This Canada Day, we should celebrate the freedom we often take for granted. If you want to know what it looks like not to be free, the world still has Syria to show us what that looks like.
The slightest indication that the great mass of people would like to participate in their own governance has occasioned, for the better part of two years now, vicious attacks from the government of Bashar al-Assad that have even specifically targeted children, torturing and killing them for crimes as small as spraypainting anti-Assad graffiti.
UN-sponsored talks between some of the world’s current major powers have recently concluded to try to fashion a “transition” arrangement in Syria – though a transition to what, it is not clear. The Russians spent most of their time at this conference insisting that Assad had every right to be a part of the transition government, which, of course, is a deal-killer for those in the opposition – what better sign that such a government would not offer any kind of a “transition”?
Essentially, the delegates to this conference arrived there with the same positions that they depart with.
I do not, in principle, have a problem with “unity government” solutions to these kinds of problems. They can work – though we must always be clear that “work” is a relative term, and what is meant is that they can work better than the alternative would “work”.
Zimbabwe, for example, has had such a national unity government now since 2009. Democratic parties led by Morgan Tsvangirai and Arthur Mutumbara have participated in a government with the murderous and dictatorial Robert Mugabe, and this has resulted in some important progress, particularly in reversing Zimbabwe’s deep economic problems. This was not an easy road for the democratic opposition in Zimbabwe to take. One of the proposed ministers from Tsvangirai’s party was charged spuriously with treason (he has since fled to South Africa), and Tsvangirai’s wife was killed in a suspicious car accident, in which Tsvangirai himself suffered injuries, both as the new unity government was in the process of being assembled. Surely supporters of the democracy movement there must have started to wonder whether they were chumps for thinking they could cooperate with the likes of Mugabe. But things have gotten better in Zimbabwe because they have, and it is possible that, when the 88-year-old Mugabe finally dies, Zimbabwe could make an orderly transition and have a decent democratic government.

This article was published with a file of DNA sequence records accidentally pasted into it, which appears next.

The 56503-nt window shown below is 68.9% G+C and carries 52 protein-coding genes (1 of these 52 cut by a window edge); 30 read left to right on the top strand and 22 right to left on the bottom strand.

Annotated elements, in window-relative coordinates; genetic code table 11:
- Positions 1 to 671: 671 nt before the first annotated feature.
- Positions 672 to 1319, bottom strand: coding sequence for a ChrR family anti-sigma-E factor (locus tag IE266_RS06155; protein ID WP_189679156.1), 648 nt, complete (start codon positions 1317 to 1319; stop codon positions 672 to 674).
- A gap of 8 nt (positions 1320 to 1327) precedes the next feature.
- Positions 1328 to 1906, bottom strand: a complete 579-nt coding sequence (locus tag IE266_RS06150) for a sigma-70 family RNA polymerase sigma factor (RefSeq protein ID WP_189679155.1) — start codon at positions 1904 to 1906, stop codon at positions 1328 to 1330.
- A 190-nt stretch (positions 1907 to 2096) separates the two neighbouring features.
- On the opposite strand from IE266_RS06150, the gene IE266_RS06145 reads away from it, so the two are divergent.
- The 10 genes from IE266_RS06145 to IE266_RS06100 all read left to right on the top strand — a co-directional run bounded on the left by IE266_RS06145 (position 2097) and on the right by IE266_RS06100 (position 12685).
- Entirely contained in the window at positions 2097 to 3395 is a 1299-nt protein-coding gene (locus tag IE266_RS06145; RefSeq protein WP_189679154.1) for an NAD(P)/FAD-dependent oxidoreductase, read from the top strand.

But make no mistake – those who propose a “unity government” for Syria are asking of the Syrian opposition that it risk everything that the Zimbabwean opposition has gone through.
Furthermore, the danger remains that a dictator, momentarily on the ropes enough to accept a “unity government” deal, will use the time in such a government to rest up, consolidate forces, and then attack democratic movements with renewed vigour. The Libyan opposition, when asked to make a similar unity deal with Colonel Gaddafi last year, refused because after four decades under their military leader, they knew there would be an inevitable counteroffensive after any tactical retreat. They knew they needed to finish him once and for all.
What should Syrians do? That is, as everyone blandly says, for Syrians to decide…but we should have more context about what their choices really are. If the Syrian opposition is to be expected to accept a “unity government” in which a butcher like Assad is permitted to participate, it must, at least, have some idea of what such a government would accomplish for them. There can’t be vague goals or unclear mechanisms, and there must be timetables and benchmarks for implementation.
The people who need to be convinced about all of this, indeed, are those in the Syrian opposition, not the foreign powers who sat at the UN conference table. The chances are greater, however, that they will be convinced participation in such a government is warranted if they see signs that Assad has been thoroughly diplomatically isolated, even by Russia and China.
Perhaps that can still be achieved. Perhaps this conference was a step towards that kind of diplomatic isolation. But we’re not there yet, and until we are, it’s hard to imagine the Syrian opposition will be open to “unity government” overtures anytime soon.